(I can't be the first person to notice this, but it's honestly the first time I noticed it.)



Gratuitous picture of merino on a spindle. I'm sorry. I have *no* idea how the picture found its way onto my blog. I'll try to make sure it never happens again.

On First Looking Into Augustine's Confessions
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My bible study group has been going through an in-depth series on salvation. This past week, the emphasis was on union with Christ, and the teacher happened to quote St. Augustine. The quote reminded me of my first encounter with Augustine, and I thought you all might like the story.

When I was studying for my bachelor's degree, I once had the opportunity to take a world lit course. (Ancient to 1750 or some such... I can't remember for sure.) It was taught by a genius of an old professor who loved his subject... and couldn't interest undergrads to save his life. Fortunately, I loved literature anyway, and was happy just reading the assignments, even if the lectures made me want to tear out my hair in frustration.

We started with the Epic of Gilgamesh, and proceeded to Homer and Virgil, and Greek plays. I loved it all. I've always loved stories  and getting glimpses of other cultures, and ancient literature provides both. As a class, we spent weeks visiting strange places & peoples.

Then the professor assigned excerpts from Augustine's Confessions.

What have I to say to Thee, God, save that I know not where I came from, when I came into this life-in-death—or should I call it death-in-life? I do not know. I only know that the gifts Your mercy had provided sustained me from the first moment....

It was as if I had been walking down an alley in a country on the other side of the globe from the United States, entered a door, and suddenly found myself in my family's home. As I listened in on Augustine as he prayed his memories of his life back to God, I heard the voice of a brother speaking to a God I knew, with an intimacy and warmth I'd heard in the voices of other brothers and sisters speaking to our Father.

Nothing could be more pitiful than a pitiable creature who does not see to pity himself, and weeps for the death that Dido suffered through love of Aeneas and not for the death he suffers himself through not loving You, O God, Light of my heart, Bread of my soul, Power wedded to my mind and the depths of my thought.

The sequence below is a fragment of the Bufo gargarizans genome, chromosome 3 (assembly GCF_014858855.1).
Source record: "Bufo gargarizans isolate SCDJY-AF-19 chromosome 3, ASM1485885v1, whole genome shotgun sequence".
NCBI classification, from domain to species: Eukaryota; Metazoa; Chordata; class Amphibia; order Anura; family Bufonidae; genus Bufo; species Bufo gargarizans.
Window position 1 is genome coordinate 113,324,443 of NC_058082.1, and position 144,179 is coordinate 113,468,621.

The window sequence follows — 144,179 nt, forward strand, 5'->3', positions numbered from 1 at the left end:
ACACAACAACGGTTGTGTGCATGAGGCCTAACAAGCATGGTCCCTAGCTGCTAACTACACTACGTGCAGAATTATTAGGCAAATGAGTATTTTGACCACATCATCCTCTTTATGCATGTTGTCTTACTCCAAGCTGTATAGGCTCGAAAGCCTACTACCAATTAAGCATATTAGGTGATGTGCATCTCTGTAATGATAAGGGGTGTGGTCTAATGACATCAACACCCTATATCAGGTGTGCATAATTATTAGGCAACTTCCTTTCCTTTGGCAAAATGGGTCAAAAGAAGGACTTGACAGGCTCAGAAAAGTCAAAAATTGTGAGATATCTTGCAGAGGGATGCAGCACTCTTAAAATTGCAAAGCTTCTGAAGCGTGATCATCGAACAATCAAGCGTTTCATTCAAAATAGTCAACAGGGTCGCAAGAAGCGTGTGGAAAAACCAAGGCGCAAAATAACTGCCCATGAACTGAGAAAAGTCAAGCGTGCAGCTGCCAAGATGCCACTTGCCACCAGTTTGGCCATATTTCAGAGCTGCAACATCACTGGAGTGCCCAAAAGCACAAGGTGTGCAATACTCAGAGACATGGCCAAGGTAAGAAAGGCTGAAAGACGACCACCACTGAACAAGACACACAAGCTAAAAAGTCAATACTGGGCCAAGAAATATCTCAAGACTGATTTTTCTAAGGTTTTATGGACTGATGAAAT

I don't think I had understood much, or thought much about, the Church Universal or the communion of the saints before that time. I knew that supposedly theologically those of us who trust in Christ are united with the believers who have gone before us, who are now in the presence of God Himself. But it was the first time I had ever experienced that union myself: had encountered a saint and found a family member.

My dad has a more pugilistic relationship with Augustine, or rather with Augustine's legacy. He bemoans some of the repercussions from Augustinian theology that have caused problems in the church from that day to this. (Cough cough.... "sex is bad".... cough cough.) (And other problems, too.) But I have always been grateful to Augustine because of my first encounter with him: for the passion of his delight in God that breathes through every sentence of the Confessions, for the joyful wielding of his intellect in pursuit of God, and for the openness with which he shared his story with his brothers & sisters in Christ.

For what is like to your Word, Our Lord, who abides in Himself forever, yet grows not old and makes all things new!

All quotations from The Norton Anthology of World Masterpieces, 6th edition. Translation by F. J. Sheed.


The Afternoon Tea Test